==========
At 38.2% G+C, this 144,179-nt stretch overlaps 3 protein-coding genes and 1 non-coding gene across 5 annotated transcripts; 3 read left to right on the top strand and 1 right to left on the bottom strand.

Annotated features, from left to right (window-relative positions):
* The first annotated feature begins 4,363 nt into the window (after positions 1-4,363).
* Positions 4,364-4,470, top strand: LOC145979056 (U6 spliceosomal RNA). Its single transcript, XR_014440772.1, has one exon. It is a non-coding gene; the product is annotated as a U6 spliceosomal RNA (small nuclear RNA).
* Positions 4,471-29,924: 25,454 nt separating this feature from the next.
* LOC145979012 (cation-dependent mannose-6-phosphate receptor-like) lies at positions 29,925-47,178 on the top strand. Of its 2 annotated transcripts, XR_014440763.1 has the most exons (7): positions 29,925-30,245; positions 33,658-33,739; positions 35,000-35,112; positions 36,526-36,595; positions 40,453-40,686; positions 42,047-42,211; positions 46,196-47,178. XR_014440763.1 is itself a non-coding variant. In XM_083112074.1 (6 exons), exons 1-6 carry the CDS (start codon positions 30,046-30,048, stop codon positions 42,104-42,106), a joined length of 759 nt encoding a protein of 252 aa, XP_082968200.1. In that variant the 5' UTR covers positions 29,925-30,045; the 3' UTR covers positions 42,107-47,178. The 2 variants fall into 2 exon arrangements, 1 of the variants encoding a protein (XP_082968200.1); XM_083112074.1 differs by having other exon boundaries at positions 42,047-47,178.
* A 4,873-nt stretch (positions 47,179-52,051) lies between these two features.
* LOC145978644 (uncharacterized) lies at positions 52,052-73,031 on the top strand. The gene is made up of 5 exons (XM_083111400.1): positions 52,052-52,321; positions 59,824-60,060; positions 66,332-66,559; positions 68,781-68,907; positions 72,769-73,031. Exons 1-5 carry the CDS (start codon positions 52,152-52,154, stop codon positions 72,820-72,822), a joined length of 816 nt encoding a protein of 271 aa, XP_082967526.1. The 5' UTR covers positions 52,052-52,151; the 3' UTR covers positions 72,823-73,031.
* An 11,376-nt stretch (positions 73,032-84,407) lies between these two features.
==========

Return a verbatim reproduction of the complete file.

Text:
At 38.2% G+C, this 144,179-nt stretch overlaps 3 protein-coding genes and 1 non-coding gene across 5 annotated transcripts; 3 read left to right on the top strand and 1 right to left on the bottom strand.

Annotated features, from left to right (window-relative positions):
* The first annotated feature begins 4,363 nt into the window (after positions 1-4,363).
* Positions 4,364-4,470, top strand: LOC145979056 (U6 spliceosomal RNA). Its single transcript, XR_014440772.1, has one exon. It is a non-coding gene; the product is annotated as a U6 spliceosomal RNA (small nuclear RNA).
* Positions 4,471-29,924: 25,454 nt separating this feature from the next.
* LOC145979012 (cation-dependent mannose-6-phosphate receptor-like) lies at positions 29,925-47,178 on the top strand. Of its 2 annotated transcripts, XR_014440763.1 has the most exons (7): positions 29,925-30,245; positions 33,658-33,739; positions 35,000-35,112; positions 36,526-36,595; positions 40,453-40,686; positions 42,047-42,211; positions 46,196-47,178. XR_014440763.1 is itself a non-coding variant. In XM_083112074.1 (6 exons), exons 1-6 carry the CDS (start codon positions 30,046-30,048, stop codon positions 42,104-42,106), a joined length of 759 nt encoding a protein of 252 aa, XP_082968200.1. In that variant the 5' UTR covers positions 29,925-30,045; the 3' UTR covers positions 42,107-47,178. The 2 variants fall into 2 exon arrangements, 1 of the variants encoding a protein (XP_082968200.1); XM_083112074.1 differs by having other exon boundaries at positions 42,047-47,178.
* A 4,873-nt stretch (positions 47,179-52,051) lies between these two features.
* LOC145978644 (uncharacterized) lies at positions 52,052-73,031 on the top strand. The gene is made up of 5 exons (XM_083111400.1): positions 52,052-52,321; positions 59,824-60,060; positions 66,332-66,559; positions 68,781-68,907; positions 72,769-73,031. Exons 1-5 carry the CDS (start codon positions 52,152-52,154, stop codon positions 72,820-72,822), a joined length of 816 nt encoding a protein of 271 aa, XP_082967526.1. The 5' UTR covers positions 52,052-52,151; the 3' UTR covers positions 72,823-73,031.
* An 11,376-nt stretch (positions 73,032-84,407) lies between these two features.